FW: Why Lurk...

From: del Valle, Rodrigo Tomas (rdelvall@indiana.edu)
Date: Tue Apr 05 2005 - 14:00:38 PDT

 There are several threads going on now and this one seems to be dying,
but anyway....
Considering Mike's question about why people sign up for the list when
the discourse is so wonderfully googleable, I think one answer is on why
distance education, e-commerce and so on use both push (email) and pull
(web) technologies. Email comes to me I don't have to go anywhere, don't
have to remember to do it, don't have to remember URLs, passwords,
etc... and you can always filter or delete them :-) In my case I would
rarely visit the web threaded discussion, and even if I want to do a
search I can use Google Desktop Search to search the XMCA mails I have
received :-) For me lurking in this list in a daily basis is a great
experience that I wouldn't get just by knowing I have access to the web
version of the list :-)
Grandson Rodrigo :-)
Rodrigo del Valle - rdelvall@indiana.edu
Center for Research on Learning and Technology
LTTS - http://ltts.indiana.edu
School of Education Indiana University www.iub.edu

        ----- Original Message -----
        From: Mike Cole <mailto:lchcmike@gmail.com>
        To: xmca@weber.ucsd.edu
        Sent: Monday, April 04, 2005 3:40 PM
        Subject: Re: Why Lurk...

        Dale, Fern, Heather et al--
        My question about those who read but do not write or otherwise
make their presence known on xmca was a little
        different than the one answered. In seeking to fix a whole in
the (always holey, never holy) xmca infrastructure (e.g. the
        people who one sees listed under members are mostly not and the
only way to find those who are is to act like you are signing up) I was
fascinated by how many people took the trouble to sign up, sort of
describe themselves, but never posted a question or observation.
        This interested me in particular because I get a lot of email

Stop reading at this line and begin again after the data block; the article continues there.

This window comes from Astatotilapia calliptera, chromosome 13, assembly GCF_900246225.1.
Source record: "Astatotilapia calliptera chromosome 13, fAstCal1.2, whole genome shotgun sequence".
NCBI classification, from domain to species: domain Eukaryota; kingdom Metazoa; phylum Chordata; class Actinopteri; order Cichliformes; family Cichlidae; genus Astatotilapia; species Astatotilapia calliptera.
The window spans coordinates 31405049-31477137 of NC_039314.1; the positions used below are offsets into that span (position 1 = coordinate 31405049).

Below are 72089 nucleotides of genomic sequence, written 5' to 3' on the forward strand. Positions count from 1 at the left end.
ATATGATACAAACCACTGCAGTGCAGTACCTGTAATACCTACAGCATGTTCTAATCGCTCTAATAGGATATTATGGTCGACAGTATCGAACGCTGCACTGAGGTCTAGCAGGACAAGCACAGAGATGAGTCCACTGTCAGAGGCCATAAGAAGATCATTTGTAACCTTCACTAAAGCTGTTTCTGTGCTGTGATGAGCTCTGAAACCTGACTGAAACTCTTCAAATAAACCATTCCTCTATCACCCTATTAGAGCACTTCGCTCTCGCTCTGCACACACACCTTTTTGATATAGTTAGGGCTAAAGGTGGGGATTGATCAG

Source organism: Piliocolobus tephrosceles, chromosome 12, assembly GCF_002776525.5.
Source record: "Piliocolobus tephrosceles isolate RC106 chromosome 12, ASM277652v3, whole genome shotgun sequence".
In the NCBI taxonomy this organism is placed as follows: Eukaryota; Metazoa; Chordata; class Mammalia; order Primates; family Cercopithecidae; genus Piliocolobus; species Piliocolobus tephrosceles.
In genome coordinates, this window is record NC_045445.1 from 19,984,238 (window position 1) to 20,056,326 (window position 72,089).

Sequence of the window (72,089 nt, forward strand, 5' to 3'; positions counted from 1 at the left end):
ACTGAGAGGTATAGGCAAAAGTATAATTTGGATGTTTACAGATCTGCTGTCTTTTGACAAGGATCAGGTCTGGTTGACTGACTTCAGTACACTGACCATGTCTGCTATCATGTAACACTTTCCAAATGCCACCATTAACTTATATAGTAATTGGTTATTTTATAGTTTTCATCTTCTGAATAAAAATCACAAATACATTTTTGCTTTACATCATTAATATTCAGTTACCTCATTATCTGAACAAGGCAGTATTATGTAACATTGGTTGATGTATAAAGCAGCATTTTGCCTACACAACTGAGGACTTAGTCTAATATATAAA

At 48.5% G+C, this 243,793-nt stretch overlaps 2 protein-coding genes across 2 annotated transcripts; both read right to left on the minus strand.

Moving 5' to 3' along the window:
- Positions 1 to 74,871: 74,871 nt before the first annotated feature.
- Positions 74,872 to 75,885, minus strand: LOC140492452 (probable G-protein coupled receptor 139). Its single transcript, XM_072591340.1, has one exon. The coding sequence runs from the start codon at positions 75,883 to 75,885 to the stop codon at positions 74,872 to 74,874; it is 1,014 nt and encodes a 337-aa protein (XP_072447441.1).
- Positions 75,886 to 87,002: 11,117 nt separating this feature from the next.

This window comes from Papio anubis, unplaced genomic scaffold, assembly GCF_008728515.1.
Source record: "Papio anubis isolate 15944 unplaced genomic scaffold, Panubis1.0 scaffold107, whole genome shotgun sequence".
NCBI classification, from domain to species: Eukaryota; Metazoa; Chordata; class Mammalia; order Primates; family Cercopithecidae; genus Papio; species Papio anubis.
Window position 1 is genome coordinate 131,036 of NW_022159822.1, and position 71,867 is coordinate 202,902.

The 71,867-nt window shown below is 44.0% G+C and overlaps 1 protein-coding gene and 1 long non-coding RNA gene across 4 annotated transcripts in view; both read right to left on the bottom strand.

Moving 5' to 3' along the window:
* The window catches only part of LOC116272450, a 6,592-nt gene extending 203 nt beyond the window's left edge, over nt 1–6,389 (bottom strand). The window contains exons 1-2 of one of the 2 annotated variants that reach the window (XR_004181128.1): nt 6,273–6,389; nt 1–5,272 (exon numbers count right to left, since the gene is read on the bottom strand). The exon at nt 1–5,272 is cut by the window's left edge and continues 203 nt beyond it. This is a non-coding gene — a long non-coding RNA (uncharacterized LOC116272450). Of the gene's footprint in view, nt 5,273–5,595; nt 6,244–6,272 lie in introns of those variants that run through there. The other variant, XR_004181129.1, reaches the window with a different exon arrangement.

and I think the threaded discourse data base for xmca, which is updated
daily, is a great way to follow discussions. Why, I wondered, would
anyone want to go to the trouble of signing up just to read? I figured
some people might not like using the web and prefer to get stuff through
email. But its so difficult to keep the threads in mind! (Witness the
discussion on development, learning, breaking away, etc.).
        I appreciate the replies to the question of why people like to
read but don't post-- lots of different legitimate reasons. I personally
benefit from the diversity that sometimes blossoms on xmca to beat down
the myths of orthodoxy that over-representation of specific people (I am
far and away the worst offender over-reprentation-wise) engenders (a
word chosen not at random).
        So, I'll keep mixing it up as best I can, as you will see. But
it still puzzles me that there are so many signed up members when the
discourse is so wonderfully googleable.
        Cousin mike
        On Apr 4, 2005 1:21 PM, hpleasa@udel.edu <hpleasa@udel.edu>

                In response to Mike's and others' postings about
                First of all, I really don't like the term lurking...it
                sounds too predatory to me. And, as a lurker, I don't
                myself as carnivorous at all in my reading of other's
                postings. Okay, well, maybe a little bit. It's delicious
                stuff! Anyway...
                I think of the XMCA list as sort of like a family
                When a family gets together, there are all different
                of networks and relationships that become relevant as
                interact with one another. Cousins and "play cousins"
                interact with each other, Aunts and Uncles, Uncles and
                nephews, etc. The family reunion metaphor also throws a
                dimension of temporality/spatiality in there that I
think is
                important. There are different generations present, and
                people "living" in different places who come together at
                Many times, I envision myself as one of the "youngins"
                listening to the words and stories and ideas of the four
                five or ten old folks (I mean that in the most
                and caring way) who I consider to be both more
                But...while I'm in the circle of people listening to
                conversations, I'm also doing many other things that
                folks do, and I don't want to be disrespectful to other
                people who are more thoroughly engaged in the
                conversation/literature. And I don't want to appear
                In "real" family reunions, there are ways to cover up
                might be construed as comments that are not quite at the
                same level as that of the grown folks, but
                communication has a kind of linearity and reflective
                embedded in it that doesn't allow for that.
                So, that's my reason for not contributing more.
                Take Care,

This archive was generated by hypermail 2b29 : Sun May 01 2005 - 01:00:06 PDT